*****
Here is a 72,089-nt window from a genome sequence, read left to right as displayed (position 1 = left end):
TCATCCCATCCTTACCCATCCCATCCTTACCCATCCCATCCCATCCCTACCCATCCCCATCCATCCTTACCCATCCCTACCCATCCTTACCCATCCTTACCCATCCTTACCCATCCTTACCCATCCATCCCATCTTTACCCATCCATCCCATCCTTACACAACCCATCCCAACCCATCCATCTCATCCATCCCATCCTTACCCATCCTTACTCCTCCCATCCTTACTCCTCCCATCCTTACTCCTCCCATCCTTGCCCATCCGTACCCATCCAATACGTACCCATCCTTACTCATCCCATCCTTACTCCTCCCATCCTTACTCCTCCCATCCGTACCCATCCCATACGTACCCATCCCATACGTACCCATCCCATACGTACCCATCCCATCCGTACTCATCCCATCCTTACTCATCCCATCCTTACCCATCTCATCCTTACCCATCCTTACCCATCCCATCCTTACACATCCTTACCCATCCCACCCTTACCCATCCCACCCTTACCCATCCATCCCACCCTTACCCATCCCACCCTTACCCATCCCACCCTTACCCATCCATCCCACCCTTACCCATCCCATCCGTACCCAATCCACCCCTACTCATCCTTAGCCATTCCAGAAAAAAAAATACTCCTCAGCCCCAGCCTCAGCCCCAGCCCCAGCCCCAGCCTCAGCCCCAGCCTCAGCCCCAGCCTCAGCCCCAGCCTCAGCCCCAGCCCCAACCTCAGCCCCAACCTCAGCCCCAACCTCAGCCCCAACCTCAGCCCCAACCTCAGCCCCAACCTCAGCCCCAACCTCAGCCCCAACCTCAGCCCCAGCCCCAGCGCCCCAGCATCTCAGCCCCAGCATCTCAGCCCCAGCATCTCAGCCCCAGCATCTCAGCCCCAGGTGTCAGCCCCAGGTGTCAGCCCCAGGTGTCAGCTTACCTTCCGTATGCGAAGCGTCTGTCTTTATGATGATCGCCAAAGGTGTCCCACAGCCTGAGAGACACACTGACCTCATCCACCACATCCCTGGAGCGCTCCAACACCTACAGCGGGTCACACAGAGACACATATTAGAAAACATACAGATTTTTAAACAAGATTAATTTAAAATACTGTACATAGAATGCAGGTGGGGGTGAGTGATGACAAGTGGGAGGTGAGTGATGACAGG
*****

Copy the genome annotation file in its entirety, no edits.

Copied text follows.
Here is a 72,089-nt window from a genome sequence, read left to right as displayed (position 1 = left end):
TCATCCCATCCTTACCCATCCCATCCTTACCCATCCCATCCCATCCCTACCCATCCCCATCCATCCTTACCCATCCCTACCCATCCTTACCCATCCTTACCCATCCTTACCCATCCTTACCCATCCATCCCATCTTTACCCATCCATCCCATCCTTACACAACCCATCCCAACCCATCCATCTCATCCATCCCATCCTTACCCATCCTTACTCCTCCCATCCTTACTCCTCCCATCCTTACTCCTCCCATCCTTGCCCATCCGTACCCATCCAATACGTACCCATCCTTACTCATCCCATCCTTACTCCTCCCATCCTTACTCCTCCCATCCGTACCCATCCCATACGTACCCATCCCATACGTACCCATCCCATACGTACCCATCCCATCCGTACTCATCCCATCCTTACTCATCCCATCCTTACCCATCTCATCCTTACCCATCCTTACCCATCCCATCCTTACACATCCTTACCCATCCCACCCTTACCCATCCCACCCTTACCCATCCATCCCACCCTTACCCATCCCACCCTTACCCATCCCACCCTTACCCATCCATCCCACCCTTACCCATCCCATCCGTACCCAATCCACCCCTACTCATCCTTAGCCATTCCAGAAAAAAAAATACTCCTCAGCCCCAGCCTCAGCCCCAGCCCCAGCCCCAGCCTCAGCCCCAGCCTCAGCCCCAGCCTCAGCCCCAGCCTCAGCCCCAGCCCCAACCTCAGCCCCAACCTCAGCCCCAACCTCAGCCCCAACCTCAGCCCCAACCTCAGCCCCAACCTCAGCCCCAACCTCAGCCCCAACCTCAGCCCCAGCCCCAGCGCCCCAGCATCTCAGCCCCAGCATCTCAGCCCCAGCATCTCAGCCCCAGCATCTCAGCCCCAGGTGTCAGCCCCAGGTGTCAGCCCCAGGTGTCAGCTTACCTTCCGTATGCGAAGCGTCTGTCTTTATGATGATCGCCAAAGGTGTCCCACAGCCTGAGAGACACACTGACCTCATCCACCACATCCCTGGAGCGCTCCAACACCTACAGCGGGTCACACAGAGACACATATTAGAAAACATACAGATTTTTAAACAAGATTAATTTAAAATACTGTACATAGAATGCAGGTGGGGGTGAGTGATGACAAGTGGGAGGTGAGTGATGACAGG